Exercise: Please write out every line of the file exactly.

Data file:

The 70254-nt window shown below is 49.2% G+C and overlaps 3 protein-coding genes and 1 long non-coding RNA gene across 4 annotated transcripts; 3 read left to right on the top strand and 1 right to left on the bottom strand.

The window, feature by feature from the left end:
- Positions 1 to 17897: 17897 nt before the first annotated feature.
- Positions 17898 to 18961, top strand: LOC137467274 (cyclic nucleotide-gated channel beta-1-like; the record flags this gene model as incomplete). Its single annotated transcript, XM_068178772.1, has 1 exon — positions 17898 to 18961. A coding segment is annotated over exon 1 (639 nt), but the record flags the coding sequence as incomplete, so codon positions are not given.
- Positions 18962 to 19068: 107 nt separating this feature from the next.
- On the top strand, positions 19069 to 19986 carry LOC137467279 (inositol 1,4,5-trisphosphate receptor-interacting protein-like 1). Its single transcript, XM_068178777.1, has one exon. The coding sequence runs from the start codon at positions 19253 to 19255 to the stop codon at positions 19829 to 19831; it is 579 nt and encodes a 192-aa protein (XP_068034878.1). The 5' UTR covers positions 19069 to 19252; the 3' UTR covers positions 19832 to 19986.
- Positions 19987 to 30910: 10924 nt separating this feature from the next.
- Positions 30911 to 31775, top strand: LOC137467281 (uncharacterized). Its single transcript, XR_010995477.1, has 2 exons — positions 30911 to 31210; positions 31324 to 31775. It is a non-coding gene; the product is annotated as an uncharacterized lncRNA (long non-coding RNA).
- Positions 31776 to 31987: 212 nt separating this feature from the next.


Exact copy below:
The 70254-nt window shown below is 49.2% G+C and overlaps 3 protein-coding genes and 1 long non-coding RNA gene across 4 annotated transcripts; 3 read left to right on the top strand and 1 right to left on the bottom strand.

The window, feature by feature from the left end:
- Positions 1 to 17897: 17897 nt before the first annotated feature.
- Positions 17898 to 18961, top strand: LOC137467274 (cyclic nucleotide-gated channel beta-1-like; the record flags this gene model as incomplete). Its single annotated transcript, XM_068178772.1, has 1 exon — positions 17898 to 18961. A coding segment is annotated over exon 1 (639 nt), but the record flags the coding sequence as incomplete, so codon positions are not given.
- Positions 18962 to 19068: 107 nt separating this feature from the next.
- On the top strand, positions 19069 to 19986 carry LOC137467279 (inositol 1,4,5-trisphosphate receptor-interacting protein-like 1). Its single transcript, XM_068178777.1, has one exon. The coding sequence runs from the start codon at positions 19253 to 19255 to the stop codon at positions 19829 to 19831; it is 579 nt and encodes a 192-aa protein (XP_068034878.1). The 5' UTR covers positions 19069 to 19252; the 3' UTR covers positions 19832 to 19986.
- Positions 19987 to 30910: 10924 nt separating this feature from the next.
- Positions 30911 to 31775, top strand: LOC137467281 (uncharacterized). Its single transcript, XR_010995477.1, has 2 exons — positions 30911 to 31210; positions 31324 to 31775. It is a non-coding gene; the product is annotated as an uncharacterized lncRNA (long non-coding RNA).
- Positions 31776 to 31987: 212 nt separating this feature from the next.